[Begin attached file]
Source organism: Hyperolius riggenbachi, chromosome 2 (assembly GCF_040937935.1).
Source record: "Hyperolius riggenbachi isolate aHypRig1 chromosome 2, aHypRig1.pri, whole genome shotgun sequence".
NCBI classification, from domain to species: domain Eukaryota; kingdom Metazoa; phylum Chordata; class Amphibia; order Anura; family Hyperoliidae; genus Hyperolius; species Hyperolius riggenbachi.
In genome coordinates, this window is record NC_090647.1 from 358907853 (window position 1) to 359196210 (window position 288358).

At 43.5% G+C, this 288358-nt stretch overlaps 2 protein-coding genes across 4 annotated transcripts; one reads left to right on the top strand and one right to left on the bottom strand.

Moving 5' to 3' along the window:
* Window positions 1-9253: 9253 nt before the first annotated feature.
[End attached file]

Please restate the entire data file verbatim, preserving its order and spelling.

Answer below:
Source organism: Hyperolius riggenbachi, chromosome 2 (assembly GCF_040937935.1).
Source record: "Hyperolius riggenbachi isolate aHypRig1 chromosome 2, aHypRig1.pri, whole genome shotgun sequence".
NCBI classification, from domain to species: domain Eukaryota; kingdom Metazoa; phylum Chordata; class Amphibia; order Anura; family Hyperoliidae; genus Hyperolius; species Hyperolius riggenbachi.
In genome coordinates, this window is record NC_090647.1 from 358907853 (window position 1) to 359196210 (window position 288358).

At 43.5% G+C, this 288358-nt stretch overlaps 2 protein-coding genes across 4 annotated transcripts; one reads left to right on the top strand and one right to left on the bottom strand.

Moving 5' to 3' along the window:
* Window positions 1-9253: 9253 nt before the first annotated feature.